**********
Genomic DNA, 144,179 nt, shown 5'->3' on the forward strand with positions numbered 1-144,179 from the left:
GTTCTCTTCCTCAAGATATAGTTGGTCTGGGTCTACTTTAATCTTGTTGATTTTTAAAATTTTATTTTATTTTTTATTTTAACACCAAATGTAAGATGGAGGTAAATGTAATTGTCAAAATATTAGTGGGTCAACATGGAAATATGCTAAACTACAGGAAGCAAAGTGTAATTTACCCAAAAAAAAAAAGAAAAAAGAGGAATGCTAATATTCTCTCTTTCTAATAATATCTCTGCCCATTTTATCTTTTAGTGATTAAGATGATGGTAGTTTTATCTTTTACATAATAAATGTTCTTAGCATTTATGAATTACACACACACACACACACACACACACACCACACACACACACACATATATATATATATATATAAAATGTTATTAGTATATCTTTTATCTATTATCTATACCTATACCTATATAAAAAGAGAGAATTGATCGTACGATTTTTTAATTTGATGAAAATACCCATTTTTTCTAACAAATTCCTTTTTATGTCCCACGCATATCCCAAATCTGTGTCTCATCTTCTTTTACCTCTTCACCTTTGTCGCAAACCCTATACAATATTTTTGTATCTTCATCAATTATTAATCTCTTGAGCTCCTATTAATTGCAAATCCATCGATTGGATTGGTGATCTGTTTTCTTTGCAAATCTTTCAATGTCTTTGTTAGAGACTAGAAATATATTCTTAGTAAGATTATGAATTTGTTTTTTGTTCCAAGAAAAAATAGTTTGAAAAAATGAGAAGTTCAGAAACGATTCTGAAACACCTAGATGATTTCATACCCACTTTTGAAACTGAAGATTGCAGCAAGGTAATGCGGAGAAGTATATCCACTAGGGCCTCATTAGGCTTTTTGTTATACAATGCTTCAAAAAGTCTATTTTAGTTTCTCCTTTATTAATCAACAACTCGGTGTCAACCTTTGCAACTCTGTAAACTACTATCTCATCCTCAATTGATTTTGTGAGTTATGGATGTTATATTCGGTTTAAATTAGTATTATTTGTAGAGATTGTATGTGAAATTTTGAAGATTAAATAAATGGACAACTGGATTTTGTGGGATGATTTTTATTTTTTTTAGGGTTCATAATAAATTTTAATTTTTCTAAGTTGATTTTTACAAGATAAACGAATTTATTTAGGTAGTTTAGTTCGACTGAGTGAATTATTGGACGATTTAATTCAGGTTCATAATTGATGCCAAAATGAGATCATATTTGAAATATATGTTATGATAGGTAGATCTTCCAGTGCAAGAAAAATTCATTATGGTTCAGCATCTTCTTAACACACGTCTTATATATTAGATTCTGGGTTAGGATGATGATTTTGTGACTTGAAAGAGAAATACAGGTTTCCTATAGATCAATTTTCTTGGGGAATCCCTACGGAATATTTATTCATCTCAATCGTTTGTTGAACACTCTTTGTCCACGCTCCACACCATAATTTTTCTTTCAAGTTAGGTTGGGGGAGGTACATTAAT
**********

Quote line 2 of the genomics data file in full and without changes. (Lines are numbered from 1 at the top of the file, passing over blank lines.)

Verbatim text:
GTTCTCTTCCTCAAGATATAGTTGGTCTGGGTCTACTTTAATCTTGTTGATTTTTAAAATTTTATTTTATTTTTTATTTTAACACCAAATGTAAGATGGAGGTAAATGTAATTGTCAAAATATTAGTGGGTCAACATGGAAATATGCTAAACTACAGGAAGCAAAGTGTAATTTACCCAAAAAAAAAAAGAAAAAAGAGGAATGCTAATATTCTCTCTTTCTAATAATATCTCTGCCCATTTTATCTTTTAGTGATTAAGATGATGGTAGTTTTATCTTTTACATAATAAATGTTCTTAGCATTTATGAATTACACACACACACACACACACACACACACCACACACACACACACATATATATATATATATATAAAATGTTATTAGTATATCTTTTATCTATTATCTATACCTATACCTATATAAAAAGAGAGAATTGATCGTACGATTTTTTAATTTGATGAAAATACCCATTTTTTCTAACAAATTCCTTTTTATGTCCCACGCATATCCCAAATCTGTGTCTCATCTTCTTTTACCTCTTCACCTTTGTCGCAAACCCTATACAATATTTTTGTATCTTCATCAATTATTAATCTCTTGAGCTCCTATTAATTGCAAATCCATCGATTGGATTGGTGATCTGTTTTCTTTGCAAATCTTTCAATGTCTTTGTTAGAGACTAGAAATATATTCTTAGTAAGATTATGAATTTGTTTTTTGTTCCAAGAAAAAATAGTTTGAAAAAATGAGAAGTTCAGAAACGATTCTGAAACACCTAGATGATTTCATACCCACTTTTGAAACTGAAGATTGCAGCAAGGTAATGCGGAGAAGTATATCCACTAGGGCCTCATTAGGCTTTTTGTTATACAATGCTTCAAAAAGTCTATTTTAGTTTCTCCTTTATTAATCAACAACTCGGTGTCAACCTTTGCAACTCTGTAAACTACTATCTCATCCTCAATTGATTTTGTGAGTTATGGATGTTATATTCGGTTTAAATTAGTATTATTTGTAGAGATTGTATGTGAAATTTTGAAGATTAAATAAATGGACAACTGGATTTTGTGGGATGATTTTTATTTTTTTTAGGGTTCATAATAAATTTTAATTTTTCTAAGTTGATTTTTACAAGATAAACGAATTTATTTAGGTAGTTTAGTTCGACTGAGTGAATTATTGGACGATTTAATTCAGGTTCATAATTGATGCCAAAATGAGATCATATTTGAAATATATGTTATGATAGGTAGATCTTCCAGTGCAAGAAAAATTCATTATGGTTCAGCATCTTCTTAACACACGTCTTATATATTAGATTCTGGGTTAGGATGATGATTTTGTGACTTGAAAGAGAAATACAGGTTTCCTATAGATCAATTTTCTTGGGGAATCCCTACGGAATATTTATTCATCTCAATCGTTTGTTGAACACTCTTTGTCCACGCTCCACACCATAATTTTTCTTTCAAGTTAGGTTGGGGGAGGTACATTAAT